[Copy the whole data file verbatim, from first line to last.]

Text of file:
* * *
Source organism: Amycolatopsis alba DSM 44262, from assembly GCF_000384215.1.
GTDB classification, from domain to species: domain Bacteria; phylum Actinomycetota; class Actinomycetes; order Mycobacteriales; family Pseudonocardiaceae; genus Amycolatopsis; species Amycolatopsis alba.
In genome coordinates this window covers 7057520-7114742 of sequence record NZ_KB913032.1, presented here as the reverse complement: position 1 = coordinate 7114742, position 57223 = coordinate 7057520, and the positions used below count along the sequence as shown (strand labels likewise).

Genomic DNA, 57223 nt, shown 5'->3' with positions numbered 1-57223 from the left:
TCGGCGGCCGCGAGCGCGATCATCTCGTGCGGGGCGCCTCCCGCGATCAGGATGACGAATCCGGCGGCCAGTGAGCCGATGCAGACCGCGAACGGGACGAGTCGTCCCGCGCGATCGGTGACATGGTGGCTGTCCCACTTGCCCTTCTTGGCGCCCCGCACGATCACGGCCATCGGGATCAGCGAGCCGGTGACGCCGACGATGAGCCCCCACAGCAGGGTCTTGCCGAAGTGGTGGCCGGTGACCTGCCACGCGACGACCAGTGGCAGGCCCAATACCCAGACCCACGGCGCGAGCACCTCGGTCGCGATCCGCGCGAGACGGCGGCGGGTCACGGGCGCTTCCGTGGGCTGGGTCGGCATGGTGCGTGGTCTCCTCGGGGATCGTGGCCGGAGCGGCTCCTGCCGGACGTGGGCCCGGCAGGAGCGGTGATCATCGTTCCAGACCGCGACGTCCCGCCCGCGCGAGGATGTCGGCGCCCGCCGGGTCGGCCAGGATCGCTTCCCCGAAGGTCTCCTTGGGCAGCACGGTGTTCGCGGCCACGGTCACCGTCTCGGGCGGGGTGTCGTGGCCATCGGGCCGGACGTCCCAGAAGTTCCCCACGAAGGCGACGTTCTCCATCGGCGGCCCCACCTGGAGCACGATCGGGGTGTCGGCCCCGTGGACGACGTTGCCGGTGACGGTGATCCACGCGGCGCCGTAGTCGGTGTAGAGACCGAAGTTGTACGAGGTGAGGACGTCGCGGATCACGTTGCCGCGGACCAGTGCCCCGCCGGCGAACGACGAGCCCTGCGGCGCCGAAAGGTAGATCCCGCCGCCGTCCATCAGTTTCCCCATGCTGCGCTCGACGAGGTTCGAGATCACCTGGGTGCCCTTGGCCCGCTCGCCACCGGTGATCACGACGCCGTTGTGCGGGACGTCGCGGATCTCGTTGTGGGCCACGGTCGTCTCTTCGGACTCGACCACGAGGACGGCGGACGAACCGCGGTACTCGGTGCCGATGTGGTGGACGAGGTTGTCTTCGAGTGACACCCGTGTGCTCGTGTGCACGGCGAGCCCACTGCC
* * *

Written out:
Source organism: Amycolatopsis alba DSM 44262, from assembly GCF_000384215.1.
GTDB classification, from domain to species: domain Bacteria; phylum Actinomycetota; class Actinomycetes; order Mycobacteriales; family Pseudonocardiaceae; genus Amycolatopsis; species Amycolatopsis alba.
In genome coordinates this window covers 7057520-7114742 of sequence record NZ_KB913032.1, presented here as the reverse complement: position 1 = coordinate 7114742, position 57223 = coordinate 7057520, and the positions used below count along the sequence as shown (strand labels likewise).

Genomic DNA, 57223 nt, shown 5'->3' with positions numbered 1-57223 from the left:
TCGGCGGCCGCGAGCGCGATCATCTCGTGCGGGGCGCCTCCCGCGATCAGGATGACGAATCCGGCGGCCAGTGAGCCGATGCAGACCGCGAACGGGACGAGTCGTCCCGCGCGATCGGTGACATGGTGGCTGTCCCACTTGCCCTTCTTGGCGCCCCGCACGATCACGGCCATCGGGATCAGCGAGCCGGTGACGCCGACGATGAGCCCCCACAGCAGGGTCTTGCCGAAGTGGTGGCCGGTGACCTGCCACGCGACGACCAGTGGCAGGCCCAATACCCAGACCCACGGCGCGAGCACCTCGGTCGCGATCCGCGCGAGACGGCGGCGGGTCACGGGCGCTTCCGTGGGCTGGGTCGGCATGGTGCGTGGTCTCCTCGGGGATCGTGGCCGGAGCGGCTCCTGCCGGACGTGGGCCCGGCAGGAGCGGTGATCATCGTTCCAGACCGCGACGTCCCGCCCGCGCGAGGATGTCGGCGCCCGCCGGGTCGGCCAGGATCGCTTCCCCGAAGGTCTCCTTGGGCAGCACGGTGTTCGCGGCCACGGTCACCGTCTCGGGCGGGGTGTCGTGGCCATCGGGCCGGACGTCCCAGAAGTTCCCCACGAAGGCGACGTTCTCCATCGGCGGCCCCACCTGGAGCACGATCGGGGTGTCGGCCCCGTGGACGACGTTGCCGGTGACGGTGATCCACGCGGCGCCGTAGTCGGTGTAGAGACCGAAGTTGTACGAGGTGAGGACGTCGCGGATCACGTTGCCGCGGACCAGTGCCCCGCCGGCGAACGACGAGCCCTGCGGCGCCGAAAGGTAGATCCCGCCGCCGTCCATCAGTTTCCCCATGCTGCGCTCGACGAGGTTCGAGATCACCTGGGTGCCCTTGGCCCGCTCGCCACCGGTGATCACGACGCCGTTGTGCGGGACGTCGCGGATCTCGTTGTGGGCCACGGTCGTCTCTTCGGACTCGACCACGAGGACGGCGGACGAACCGCGGTACTCGGTGCCGATGTGGTGGACGAGGTTGTCTTCGAGTGACACCCGTGTGCTCGTGTGCACGGCGAGCCCACTGCC